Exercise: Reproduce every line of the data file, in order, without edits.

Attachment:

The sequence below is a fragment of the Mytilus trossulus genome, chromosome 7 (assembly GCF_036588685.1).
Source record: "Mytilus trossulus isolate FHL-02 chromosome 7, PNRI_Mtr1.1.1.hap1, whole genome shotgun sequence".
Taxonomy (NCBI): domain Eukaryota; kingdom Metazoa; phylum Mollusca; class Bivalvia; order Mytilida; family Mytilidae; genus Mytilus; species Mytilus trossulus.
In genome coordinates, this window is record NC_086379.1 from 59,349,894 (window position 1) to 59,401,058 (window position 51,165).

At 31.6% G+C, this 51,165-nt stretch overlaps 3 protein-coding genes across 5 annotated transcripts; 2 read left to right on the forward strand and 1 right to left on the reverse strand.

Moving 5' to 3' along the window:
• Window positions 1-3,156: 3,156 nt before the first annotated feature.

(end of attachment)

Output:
The sequence below is a fragment of the Mytilus trossulus genome, chromosome 7 (assembly GCF_036588685.1).
Source record: "Mytilus trossulus isolate FHL-02 chromosome 7, PNRI_Mtr1.1.1.hap1, whole genome shotgun sequence".
Taxonomy (NCBI): domain Eukaryota; kingdom Metazoa; phylum Mollusca; class Bivalvia; order Mytilida; family Mytilidae; genus Mytilus; species Mytilus trossulus.
In genome coordinates, this window is record NC_086379.1 from 59,349,894 (window position 1) to 59,401,058 (window position 51,165).

At 31.6% G+C, this 51,165-nt stretch overlaps 3 protein-coding genes across 5 annotated transcripts; 2 read left to right on the forward strand and 1 right to left on the reverse strand.

Moving 5' to 3' along the window:
• Window positions 1-3,156: 3,156 nt before the first annotated feature.